Several top cruise lines continue downward trend first reported in wake of Carnival Triumph incident.
Carnival Triumph sits idle February 11, 2013 in the Gulf of Mexico / Getty
/ By Niva Goldberg /
Carnival Cruise Lines has canceled 10 more cruises aboard its ship Triumph, which was undergoing repairs after an engine fire left it stranded in the Gulf of Mexico last month, the company said . The Triumph’s return to service was pushed back.
The company said it also canceled two European cruises aboard the Carnival Sunshine, which had been scheduled to relaunch in April after a $155 million renovation. Passengers whose voyages were canceled on either ship will receive full refunds, reimbursement for nonrefundable transportation costs and a 25 percent discount on a future cruise, Carnival said.
At the some time former Carnival Cruise Lines CEO back as consultant. Bob Dickinson, who retired as president and CEO of Carnival Cruise Lines in 2007, after a 35-year career . According to Carnival, Dickinson at first will focus on strategies in North America for marketing and distribution across the company’s brands. Dickinson comes on board at a rocky time for the cruise company.
The cruise industry took some tough perceptual hits earlier this year, with several high publicity incidents – most notably the Carnival Triumph’s heavily covered limp to shore – leading to widespread questions of quality standards and shipboard safety.
A March Harris Poll found that Quality, Trust and Purchase Intent scores recorded in the week immediately following the Triumph’s return to shore (“Post”) showed notable drops when compared to scores recorded prior to the incident (“Pre”) – not just for Carnival, but across many top cruise brands.
Many suggested at the time that these drops were likely a temporary setback, and that perceptions would soon bounce back. However, a recent Harris Poll of 2, 052 U.S. adults surveyed online between May 14 and 16, 2013 (prior to the recent fire aboard Royal Caribbean’s Grandeur of the Seas) by Harris Interactive, finds that perceptions for the top cruise industry brands have not only remained below their pre incident levels, but have continued to decline.
Results are compared, where applicable, to Harris Poll EquiTrend® data collected from January 11, 2013 to February 8, 2013 (the Carnival Triumph incident lasted from February 10-14, 2013) and a Harris Poll of 2, 230 U.S. adults surveyed online between February 19 and 21, 2013.
Looking at specific perceptual measures, the average perceived Quality score across the seven brands tested is down by 13% vs. its pre incident level and 6% compared to the post incident wave of testing. While Carnival’s Quality score shows the steepest declines (down 28% vs. pre and 12% vs. post), all of the other brands tested ranged individually from 8%-11% below pre levels.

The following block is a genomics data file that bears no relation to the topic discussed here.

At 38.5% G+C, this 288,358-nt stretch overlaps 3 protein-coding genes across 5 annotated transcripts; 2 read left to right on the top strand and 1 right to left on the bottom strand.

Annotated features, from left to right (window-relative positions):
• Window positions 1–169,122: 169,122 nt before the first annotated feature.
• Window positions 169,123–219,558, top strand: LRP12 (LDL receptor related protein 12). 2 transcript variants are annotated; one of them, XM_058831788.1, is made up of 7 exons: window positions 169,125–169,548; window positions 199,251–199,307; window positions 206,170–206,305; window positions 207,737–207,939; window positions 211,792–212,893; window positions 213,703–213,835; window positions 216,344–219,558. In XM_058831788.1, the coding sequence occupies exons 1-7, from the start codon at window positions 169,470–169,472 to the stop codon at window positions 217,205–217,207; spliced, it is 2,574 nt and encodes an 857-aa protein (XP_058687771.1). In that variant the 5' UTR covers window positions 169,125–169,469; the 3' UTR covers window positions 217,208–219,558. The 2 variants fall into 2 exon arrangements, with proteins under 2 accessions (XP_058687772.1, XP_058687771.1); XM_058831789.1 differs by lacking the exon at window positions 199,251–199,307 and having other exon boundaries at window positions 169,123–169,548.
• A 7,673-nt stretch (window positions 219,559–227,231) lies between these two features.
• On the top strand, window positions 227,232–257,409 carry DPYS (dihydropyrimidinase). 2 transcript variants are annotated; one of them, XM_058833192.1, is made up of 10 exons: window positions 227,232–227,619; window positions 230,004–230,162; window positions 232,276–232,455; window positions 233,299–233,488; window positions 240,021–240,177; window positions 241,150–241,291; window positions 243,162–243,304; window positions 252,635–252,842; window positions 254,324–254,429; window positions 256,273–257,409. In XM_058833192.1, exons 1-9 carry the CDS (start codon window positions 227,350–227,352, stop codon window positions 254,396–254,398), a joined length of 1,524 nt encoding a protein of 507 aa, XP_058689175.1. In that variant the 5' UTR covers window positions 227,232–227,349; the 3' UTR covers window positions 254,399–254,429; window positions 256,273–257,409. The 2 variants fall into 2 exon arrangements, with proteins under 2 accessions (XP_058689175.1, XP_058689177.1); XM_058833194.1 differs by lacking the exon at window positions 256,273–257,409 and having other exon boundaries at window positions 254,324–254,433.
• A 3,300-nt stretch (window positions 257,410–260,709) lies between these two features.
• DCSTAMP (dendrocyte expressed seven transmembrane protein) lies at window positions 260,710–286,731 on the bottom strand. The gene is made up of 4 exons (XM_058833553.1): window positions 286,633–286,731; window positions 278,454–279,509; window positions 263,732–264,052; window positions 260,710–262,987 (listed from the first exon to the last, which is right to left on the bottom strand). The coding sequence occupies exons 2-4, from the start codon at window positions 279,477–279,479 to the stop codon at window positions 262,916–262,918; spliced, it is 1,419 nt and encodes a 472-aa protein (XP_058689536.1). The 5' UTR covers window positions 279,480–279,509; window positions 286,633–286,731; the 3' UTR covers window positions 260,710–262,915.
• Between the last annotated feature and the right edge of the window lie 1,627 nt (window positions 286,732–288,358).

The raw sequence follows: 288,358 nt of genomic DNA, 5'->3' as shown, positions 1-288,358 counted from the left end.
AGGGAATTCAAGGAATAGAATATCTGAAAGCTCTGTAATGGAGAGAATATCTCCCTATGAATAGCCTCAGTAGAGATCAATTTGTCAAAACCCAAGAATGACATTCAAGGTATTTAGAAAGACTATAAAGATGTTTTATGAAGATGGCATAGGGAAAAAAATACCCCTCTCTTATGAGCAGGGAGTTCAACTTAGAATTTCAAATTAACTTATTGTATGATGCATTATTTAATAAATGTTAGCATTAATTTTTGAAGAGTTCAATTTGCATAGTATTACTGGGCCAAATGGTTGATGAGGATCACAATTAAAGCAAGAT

The average Trust score across the seven brands tested is also down in comparison to both pre (down 12%) and post (down 5%) incident; as with Quality, Trust shows the steepest decline for Carnival Cruise Lines (down 26% vs. pre, 11% vs. post). However, the six other brands tested remain between 8%-12% below pre incident Trust levels.
Purchase Intent has declined, on average, 11% from its pre incident level (and 5% from its post incident level). While this again affects most of the brands tested (with most down between 7%-15% vs. pre levels), it is worth noting that Holland America’s Purchase Intent score has largely weathered this perceptual storm, holding at just 2% below its pre level. Carnival is again hardest hit, down 20% vs. pre, 8% vs. post.
Air Travel Gains Altitude over Cruises
Revisiting statements comparing the cruise industry to air travel – a comparison first made in the aforementioned February Harris Poll – Americans’ inclination to favor air travel over cruises has only increased. Over six in ten Americans (62%) agree that air travel is much more reliable than taking cruises (up from 57% in February), and the majority (56%) agree that air travel is much safer than taking cruises (up from 50% in February).
Roughly half of Americans (51%, roughly even with February’s 53%) agree that they’re less likely to take a cruise now than they were a year ago, with this sentiment once again proving stronger among those who have never taken a cruise (56%) than among those who have (43%).
One-third of Americans (32%) agree that cruises are “worry-free, ” down slightly from 35% in February, with past cruise experience again appearing to have a considerable impact on this perception: those who have taken a cruise (51%) are again more than twice as likely to agree that cruises are “worry free” as those who have not (22%).
“When we first addressed this topic in March, even we were open to the idea that a ‘recency bias’ of sorts might be impacting the results so soon after the Triumph fiasco, creating a low tide for the industry as a whole, ” concedes Harris Poll Insights Vice President Deana Percassi. “But these more recent findings, coupled with reports of heavily discounted pricing on Carnival cruises, indicate that the industry as a whole, as well as the Carnival brand specifically, may still be facing rough seas.”